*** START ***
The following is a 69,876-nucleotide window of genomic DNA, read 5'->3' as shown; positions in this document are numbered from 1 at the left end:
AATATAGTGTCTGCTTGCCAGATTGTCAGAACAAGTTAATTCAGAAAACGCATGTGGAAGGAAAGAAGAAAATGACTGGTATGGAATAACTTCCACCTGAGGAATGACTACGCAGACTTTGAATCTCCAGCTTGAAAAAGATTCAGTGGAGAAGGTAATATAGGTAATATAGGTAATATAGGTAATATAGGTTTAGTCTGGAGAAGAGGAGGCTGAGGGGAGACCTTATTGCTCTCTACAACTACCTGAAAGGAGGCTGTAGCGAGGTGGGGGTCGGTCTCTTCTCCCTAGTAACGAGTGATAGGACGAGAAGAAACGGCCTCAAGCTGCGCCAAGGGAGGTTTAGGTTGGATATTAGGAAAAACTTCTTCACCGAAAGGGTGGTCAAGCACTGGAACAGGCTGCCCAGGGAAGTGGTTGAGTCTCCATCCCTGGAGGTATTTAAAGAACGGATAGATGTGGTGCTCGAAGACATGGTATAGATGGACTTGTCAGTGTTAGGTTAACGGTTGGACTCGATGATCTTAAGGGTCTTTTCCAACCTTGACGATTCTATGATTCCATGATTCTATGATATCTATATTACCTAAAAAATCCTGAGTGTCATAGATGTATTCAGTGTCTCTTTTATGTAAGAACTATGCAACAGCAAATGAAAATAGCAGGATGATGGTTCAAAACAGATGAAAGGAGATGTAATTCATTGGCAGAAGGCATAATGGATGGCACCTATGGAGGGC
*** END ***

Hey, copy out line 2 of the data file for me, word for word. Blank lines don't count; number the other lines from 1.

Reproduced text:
AATATAGTGTCTGCTTGCCAGATTGTCAGAACAAGTTAATTCAGAAAACGCATGTGGAAGGAAAGAAGAAAATGACTGGTATGGAATAACTTCCACCTGAGGAATGACTACGCAGACTTTGAATCTCCAGCTTGAAAAAGATTCAGTGGAGAAGGTAATATAGGTAATATAGGTAATATAGGTAATATAGGTTTAGTCTGGAGAAGAGGAGGCTGAGGGGAGACCTTATTGCTCTCTACAACTACCTGAAAGGAGGCTGTAGCGAGGTGGGGGTCGGTCTCTTCTCCCTAGTAACGAGTGATAGGACGAGAAGAAACGGCCTCAAGCTGCGCCAAGGGAGGTTTAGGTTGGATATTAGGAAAAACTTCTTCACCGAAAGGGTGGTCAAGCACTGGAACAGGCTGCCCAGGGAAGTGGTTGAGTCTCCATCCCTGGAGGTATTTAAAGAACGGATAGATGTGGTGCTCGAAGACATGGTATAGATGGACTTGTCAGTGTTAGGTTAACGGTTGGACTCGATGATCTTAAGGGTCTTTTCCAACCTTGACGATTCTATGATTCCATGATTCTATGATATCTATATTACCTAAAAAATCCTGAGTGTCATAGATGTATTCAGTGTCTCTTTTATGTAAGAACTATGCAACAGCAAATGAAAATAGCAGGATGATGGTTCAAAACAGATGAAAGGAGATGTAATTCATTGGCAGAAGGCATAATGGATGGCACCTATGGAGGGC